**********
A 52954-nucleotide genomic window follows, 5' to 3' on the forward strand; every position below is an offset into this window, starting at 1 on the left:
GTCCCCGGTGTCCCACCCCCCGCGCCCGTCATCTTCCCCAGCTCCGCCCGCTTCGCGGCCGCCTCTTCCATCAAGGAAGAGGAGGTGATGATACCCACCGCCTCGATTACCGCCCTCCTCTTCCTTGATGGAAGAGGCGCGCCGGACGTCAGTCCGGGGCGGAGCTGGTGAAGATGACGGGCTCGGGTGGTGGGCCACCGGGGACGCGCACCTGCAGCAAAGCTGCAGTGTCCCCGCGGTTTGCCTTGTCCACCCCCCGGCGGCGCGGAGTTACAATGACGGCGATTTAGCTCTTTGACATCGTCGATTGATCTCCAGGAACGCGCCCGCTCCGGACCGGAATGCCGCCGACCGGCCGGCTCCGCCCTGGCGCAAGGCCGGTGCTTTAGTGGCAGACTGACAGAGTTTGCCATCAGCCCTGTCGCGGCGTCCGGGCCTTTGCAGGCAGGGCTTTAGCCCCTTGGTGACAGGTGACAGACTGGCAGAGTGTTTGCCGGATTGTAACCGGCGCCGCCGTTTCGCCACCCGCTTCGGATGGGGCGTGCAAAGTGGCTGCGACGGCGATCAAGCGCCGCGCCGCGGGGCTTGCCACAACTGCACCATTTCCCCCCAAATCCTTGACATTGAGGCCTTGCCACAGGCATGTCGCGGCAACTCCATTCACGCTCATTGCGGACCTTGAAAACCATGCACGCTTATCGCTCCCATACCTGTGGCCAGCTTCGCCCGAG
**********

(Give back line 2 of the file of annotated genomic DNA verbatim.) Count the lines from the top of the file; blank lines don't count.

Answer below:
GTCCCCGGTGTCCCACCCCCCGCGCCCGTCATCTTCCCCAGCTCCGCCCGCTTCGCGGCCGCCTCTTCCATCAAGGAAGAGGAGGTGATGATACCCACCGCCTCGATTACCGCCCTCCTCTTCCTTGATGGAAGAGGCGCGCCGGACGTCAGTCCGGGGCGGAGCTGGTGAAGATGACGGGCTCGGGTGGTGGGCCACCGGGGACGCGCACCTGCAGCAAAGCTGCAGTGTCCCCGCGGTTTGCCTTGTCCACCCCCCGGCGGCGCGGAGTTACAATGACGGCGATTTAGCTCTTTGACATCGTCGATTGATCTCCAGGAACGCGCCCGCTCCGGACCGGAATGCCGCCGACCGGCCGGCTCCGCCCTGGCGCAAGGCCGGTGCTTTAGTGGCAGACTGACAGAGTTTGCCATCAGCCCTGTCGCGGCGTCCGGGCCTTTGCAGGCAGGGCTTTAGCCCCTTGGTGACAGGTGACAGACTGGCAGAGTGTTTGCCGGATTGTAACCGGCGCCGCCGTTTCGCCACCCGCTTCGGATGGGGCGTGCAAAGTGGCTGCGACGGCGATCAAGCGCCGCGCCGCGGGGCTTGCCACAACTGCACCATTTCCCCCCAAATCCTTGACATTGAGGCCTTGCCACAGGCATGTCGCGGCAACTCCATTCACGCTCATTGCGGACCTTGAAAACCATGCACGCTTATCGCTCCCATACCTGTGGCCAGCTTCGCCCGAG